Sen. Inouye on Intelligence Oversight
Sen. Daniel Inouye (D-HI) this week defended the current structure of congressional oversight of intelligence, and specifically rejected a proposal by Sen. Christopher Bond (R-MO) to establish a subcommittee on intelligence within the Senate Appropriations Committee (described in Secrecy News, Sept. 12).
Sen. Bond’s proposal, according to Sen. Inouye, would have the undesirable effect of reducing the number of Senators and staff who are engaged in intelligence oversight. “It would put all decisionmaking into fewer hands,” he said.
In making his argument, Senator Inouye also provided some fresh insight into current intelligence oversight arrangements in the Intelligence and Appropriations Committees.
“I would point out that the Intelligence Committee has one professional staff member on the majority staff who reviews the budget for the National Reconnaissance Office; so do we [on the Appropriations Committee]. The Intelligence Committee has one professional staff member on the majority staff who reviews the budget for the National Security Agency; so do we.”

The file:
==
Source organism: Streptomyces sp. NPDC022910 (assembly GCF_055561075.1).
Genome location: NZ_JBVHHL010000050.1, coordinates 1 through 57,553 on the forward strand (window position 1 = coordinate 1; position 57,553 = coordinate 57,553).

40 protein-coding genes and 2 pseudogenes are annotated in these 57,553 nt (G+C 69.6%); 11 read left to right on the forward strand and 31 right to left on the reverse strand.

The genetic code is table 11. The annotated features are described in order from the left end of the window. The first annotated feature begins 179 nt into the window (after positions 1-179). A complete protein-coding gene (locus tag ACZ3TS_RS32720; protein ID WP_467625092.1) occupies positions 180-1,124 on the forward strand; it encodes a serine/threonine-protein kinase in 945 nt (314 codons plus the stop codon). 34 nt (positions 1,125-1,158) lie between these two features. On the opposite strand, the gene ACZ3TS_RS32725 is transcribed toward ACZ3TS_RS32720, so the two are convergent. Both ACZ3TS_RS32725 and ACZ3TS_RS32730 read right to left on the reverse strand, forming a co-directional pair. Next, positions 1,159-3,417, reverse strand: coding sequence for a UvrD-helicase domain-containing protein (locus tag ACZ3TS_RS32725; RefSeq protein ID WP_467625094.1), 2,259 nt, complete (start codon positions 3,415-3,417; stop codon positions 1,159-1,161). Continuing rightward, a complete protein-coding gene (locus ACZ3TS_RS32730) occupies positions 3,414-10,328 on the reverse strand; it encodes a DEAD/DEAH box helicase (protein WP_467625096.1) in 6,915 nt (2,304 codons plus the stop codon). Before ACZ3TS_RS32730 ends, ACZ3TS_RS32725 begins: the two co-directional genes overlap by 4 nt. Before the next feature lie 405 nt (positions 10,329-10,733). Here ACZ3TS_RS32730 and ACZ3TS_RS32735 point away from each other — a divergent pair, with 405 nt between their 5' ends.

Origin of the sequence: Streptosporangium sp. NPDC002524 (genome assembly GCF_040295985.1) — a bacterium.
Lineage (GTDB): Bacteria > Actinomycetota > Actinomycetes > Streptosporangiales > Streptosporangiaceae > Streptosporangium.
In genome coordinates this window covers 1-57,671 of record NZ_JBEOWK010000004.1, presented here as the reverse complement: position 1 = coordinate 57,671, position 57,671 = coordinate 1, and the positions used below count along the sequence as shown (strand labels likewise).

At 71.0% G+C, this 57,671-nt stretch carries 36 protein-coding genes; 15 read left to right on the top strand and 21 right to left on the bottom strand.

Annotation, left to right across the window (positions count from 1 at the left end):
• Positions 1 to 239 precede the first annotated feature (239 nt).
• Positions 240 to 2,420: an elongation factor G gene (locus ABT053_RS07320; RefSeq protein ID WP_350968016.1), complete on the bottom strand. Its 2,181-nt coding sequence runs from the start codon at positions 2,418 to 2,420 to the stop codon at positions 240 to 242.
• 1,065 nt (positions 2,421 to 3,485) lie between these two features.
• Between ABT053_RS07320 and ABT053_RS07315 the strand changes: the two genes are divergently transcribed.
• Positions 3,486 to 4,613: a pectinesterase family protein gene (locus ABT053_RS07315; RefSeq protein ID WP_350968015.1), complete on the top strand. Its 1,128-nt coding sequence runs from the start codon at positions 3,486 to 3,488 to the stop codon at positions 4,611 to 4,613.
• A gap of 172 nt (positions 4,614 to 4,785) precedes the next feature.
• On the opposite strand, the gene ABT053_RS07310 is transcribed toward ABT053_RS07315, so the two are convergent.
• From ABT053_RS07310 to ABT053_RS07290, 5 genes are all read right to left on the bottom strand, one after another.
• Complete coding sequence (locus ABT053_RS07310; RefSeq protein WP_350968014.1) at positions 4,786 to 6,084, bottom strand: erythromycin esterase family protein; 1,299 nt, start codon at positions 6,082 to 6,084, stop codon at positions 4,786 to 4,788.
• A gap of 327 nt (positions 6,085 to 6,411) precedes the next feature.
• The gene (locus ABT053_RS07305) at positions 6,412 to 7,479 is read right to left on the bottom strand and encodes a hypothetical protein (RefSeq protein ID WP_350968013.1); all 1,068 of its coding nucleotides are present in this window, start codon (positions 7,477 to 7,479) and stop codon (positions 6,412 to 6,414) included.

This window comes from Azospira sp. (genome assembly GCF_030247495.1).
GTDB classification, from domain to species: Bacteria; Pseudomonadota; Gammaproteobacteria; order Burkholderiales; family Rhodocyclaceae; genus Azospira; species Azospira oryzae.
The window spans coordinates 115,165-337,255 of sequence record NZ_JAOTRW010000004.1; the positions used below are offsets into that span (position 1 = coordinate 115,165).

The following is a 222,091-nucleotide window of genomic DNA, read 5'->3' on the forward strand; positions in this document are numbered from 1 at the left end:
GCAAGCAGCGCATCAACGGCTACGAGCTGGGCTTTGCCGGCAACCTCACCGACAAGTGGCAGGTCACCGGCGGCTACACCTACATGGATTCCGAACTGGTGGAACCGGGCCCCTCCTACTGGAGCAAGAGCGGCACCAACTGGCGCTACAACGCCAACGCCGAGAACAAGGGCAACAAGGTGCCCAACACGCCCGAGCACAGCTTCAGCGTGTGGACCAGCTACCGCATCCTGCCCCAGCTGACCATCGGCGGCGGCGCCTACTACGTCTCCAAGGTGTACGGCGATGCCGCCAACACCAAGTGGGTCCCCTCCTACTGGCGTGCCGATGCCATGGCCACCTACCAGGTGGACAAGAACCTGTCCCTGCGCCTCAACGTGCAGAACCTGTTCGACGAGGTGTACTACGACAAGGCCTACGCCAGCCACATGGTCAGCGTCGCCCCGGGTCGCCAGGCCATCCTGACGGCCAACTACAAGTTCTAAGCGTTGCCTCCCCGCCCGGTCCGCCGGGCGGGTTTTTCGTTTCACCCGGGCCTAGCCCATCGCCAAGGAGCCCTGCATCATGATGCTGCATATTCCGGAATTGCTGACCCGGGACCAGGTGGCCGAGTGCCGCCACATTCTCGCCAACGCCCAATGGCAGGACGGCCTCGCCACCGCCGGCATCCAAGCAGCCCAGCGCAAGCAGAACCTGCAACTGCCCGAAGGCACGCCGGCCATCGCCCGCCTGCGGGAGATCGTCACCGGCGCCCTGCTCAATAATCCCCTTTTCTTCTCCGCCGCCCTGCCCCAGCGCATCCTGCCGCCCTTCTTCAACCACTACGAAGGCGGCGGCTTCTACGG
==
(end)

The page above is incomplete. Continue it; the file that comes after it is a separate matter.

Sen. Inouye also obliquely discussed an intelligence satellite program advocated by Sen. Bond but rejected by the Appropriations Committee.
The history of congressional oversight of intelligence and specifically the CIA was recently explored in depth by L. Britt Snider in “The Agency and the Hill: CIA’s Relationship with Congress, 1946-2004” (pdf), CIA Center for the Study of Intelligence, 2008.
Reviewing the book in the latest issue of Studies in Intelligence, bibliophile and intelligence expert Hayden B. Peake wrote that “It will be the principal reference book on the topic for the foreseeable future.” But surprisingly, the Snider book has minimal discussion of intelligence budget disclosure, one of the perennial themes in congressional oversight, and it does not even mention the official declassification of the intelligence budget in 1997 and 1998. David M. Barrett’s “The CIA and Congress,” cited by Snider, also has additional material not found in the Snider book for the early years of the Agency.
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